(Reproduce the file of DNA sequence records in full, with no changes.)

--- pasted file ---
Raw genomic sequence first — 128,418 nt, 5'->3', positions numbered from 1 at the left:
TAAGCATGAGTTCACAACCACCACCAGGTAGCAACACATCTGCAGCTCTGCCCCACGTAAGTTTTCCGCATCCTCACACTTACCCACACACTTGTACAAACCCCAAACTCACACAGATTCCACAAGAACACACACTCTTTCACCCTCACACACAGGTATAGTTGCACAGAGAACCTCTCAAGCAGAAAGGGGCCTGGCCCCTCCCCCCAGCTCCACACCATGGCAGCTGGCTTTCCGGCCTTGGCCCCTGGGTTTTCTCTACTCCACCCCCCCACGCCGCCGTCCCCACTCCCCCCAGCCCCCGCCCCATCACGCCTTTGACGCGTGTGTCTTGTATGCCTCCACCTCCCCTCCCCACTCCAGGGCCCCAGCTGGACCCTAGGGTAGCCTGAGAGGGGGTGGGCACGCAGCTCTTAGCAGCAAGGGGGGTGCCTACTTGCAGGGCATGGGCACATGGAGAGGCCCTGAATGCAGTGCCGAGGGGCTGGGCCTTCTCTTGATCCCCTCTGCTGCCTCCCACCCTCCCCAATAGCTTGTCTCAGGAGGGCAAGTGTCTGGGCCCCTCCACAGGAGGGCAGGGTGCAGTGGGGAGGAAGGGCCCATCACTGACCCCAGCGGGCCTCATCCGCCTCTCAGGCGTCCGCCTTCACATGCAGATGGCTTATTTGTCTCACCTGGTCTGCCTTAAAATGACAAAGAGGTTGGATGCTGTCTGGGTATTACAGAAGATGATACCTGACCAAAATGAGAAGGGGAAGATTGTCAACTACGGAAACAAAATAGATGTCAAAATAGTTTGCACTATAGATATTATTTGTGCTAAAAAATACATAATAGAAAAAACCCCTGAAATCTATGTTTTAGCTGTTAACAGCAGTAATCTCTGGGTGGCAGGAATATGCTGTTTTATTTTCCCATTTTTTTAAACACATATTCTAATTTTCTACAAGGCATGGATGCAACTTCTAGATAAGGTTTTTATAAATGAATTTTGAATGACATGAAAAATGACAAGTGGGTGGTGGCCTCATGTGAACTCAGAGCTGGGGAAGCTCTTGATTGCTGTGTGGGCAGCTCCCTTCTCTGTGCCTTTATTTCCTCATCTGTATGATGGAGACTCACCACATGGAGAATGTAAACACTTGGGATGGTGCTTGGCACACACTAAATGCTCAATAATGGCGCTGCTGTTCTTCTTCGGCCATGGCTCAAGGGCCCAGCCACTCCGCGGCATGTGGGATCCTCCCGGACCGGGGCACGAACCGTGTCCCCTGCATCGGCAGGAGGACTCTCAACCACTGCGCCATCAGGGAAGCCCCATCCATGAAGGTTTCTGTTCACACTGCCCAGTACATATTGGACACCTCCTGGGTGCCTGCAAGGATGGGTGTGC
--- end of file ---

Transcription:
Raw genomic sequence first — 128,418 nt, 5'->3', positions numbered from 1 at the left:
TAAGCATGAGTTCACAACCACCACCAGGTAGCAACACATCTGCAGCTCTGCCCCACGTAAGTTTTCCGCATCCTCACACTTACCCACACACTTGTACAAACCCCAAACTCACACAGATTCCACAAGAACACACACTCTTTCACCCTCACACACAGGTATAGTTGCACAGAGAACCTCTCAAGCAGAAAGGGGCCTGGCCCCTCCCCCCAGCTCCACACCATGGCAGCTGGCTTTCCGGCCTTGGCCCCTGGGTTTTCTCTACTCCACCCCCCCACGCCGCCGTCCCCACTCCCCCCAGCCCCCGCCCCATCACGCCTTTGACGCGTGTGTCTTGTATGCCTCCACCTCCCCTCCCCACTCCAGGGCCCCAGCTGGACCCTAGGGTAGCCTGAGAGGGGGTGGGCACGCAGCTCTTAGCAGCAAGGGGGGTGCCTACTTGCAGGGCATGGGCACATGGAGAGGCCCTGAATGCAGTGCCGAGGGGCTGGGCCTTCTCTTGATCCCCTCTGCTGCCTCCCACCCTCCCCAATAGCTTGTCTCAGGAGGGCAAGTGTCTGGGCCCCTCCACAGGAGGGCAGGGTGCAGTGGGGAGGAAGGGCCCATCACTGACCCCAGCGGGCCTCATCCGCCTCTCAGGCGTCCGCCTTCACATGCAGATGGCTTATTTGTCTCACCTGGTCTGCCTTAAAATGACAAAGAGGTTGGATGCTGTCTGGGTATTACAGAAGATGATACCTGACCAAAATGAGAAGGGGAAGATTGTCAACTACGGAAACAAAATAGATGTCAAAATAGTTTGCACTATAGATATTATTTGTGCTAAAAAATACATAATAGAAAAAACCCCTGAAATCTATGTTTTAGCTGTTAACAGCAGTAATCTCTGGGTGGCAGGAATATGCTGTTTTATTTTCCCATTTTTTTAAACACATATTCTAATTTTCTACAAGGCATGGATGCAACTTCTAGATAAGGTTTTTATAAATGAATTTTGAATGACATGAAAAATGACAAGTGGGTGGTGGCCTCATGTGAACTCAGAGCTGGGGAAGCTCTTGATTGCTGTGTGGGCAGCTCCCTTCTCTGTGCCTTTATTTCCTCATCTGTATGATGGAGACTCACCACATGGAGAATGTAAACACTTGGGATGGTGCTTGGCACACACTAAATGCTCAATAATGGCGCTGCTGTTCTTCTTCGGCCATGGCTCAAGGGCCCAGCCACTCCGCGGCATGTGGGATCCTCCCGGACCGGGGCACGAACCGTGTCCCCTGCATCGGCAGGAGGACTCTCAACCACTGCGCCATCAGGGAAGCCCCATCCATGAAGGTTTCTGTTCACACTGCCCAGTACATATTGGACACCTCCTGGGTGCCTGCAAGGATGGGTGTGC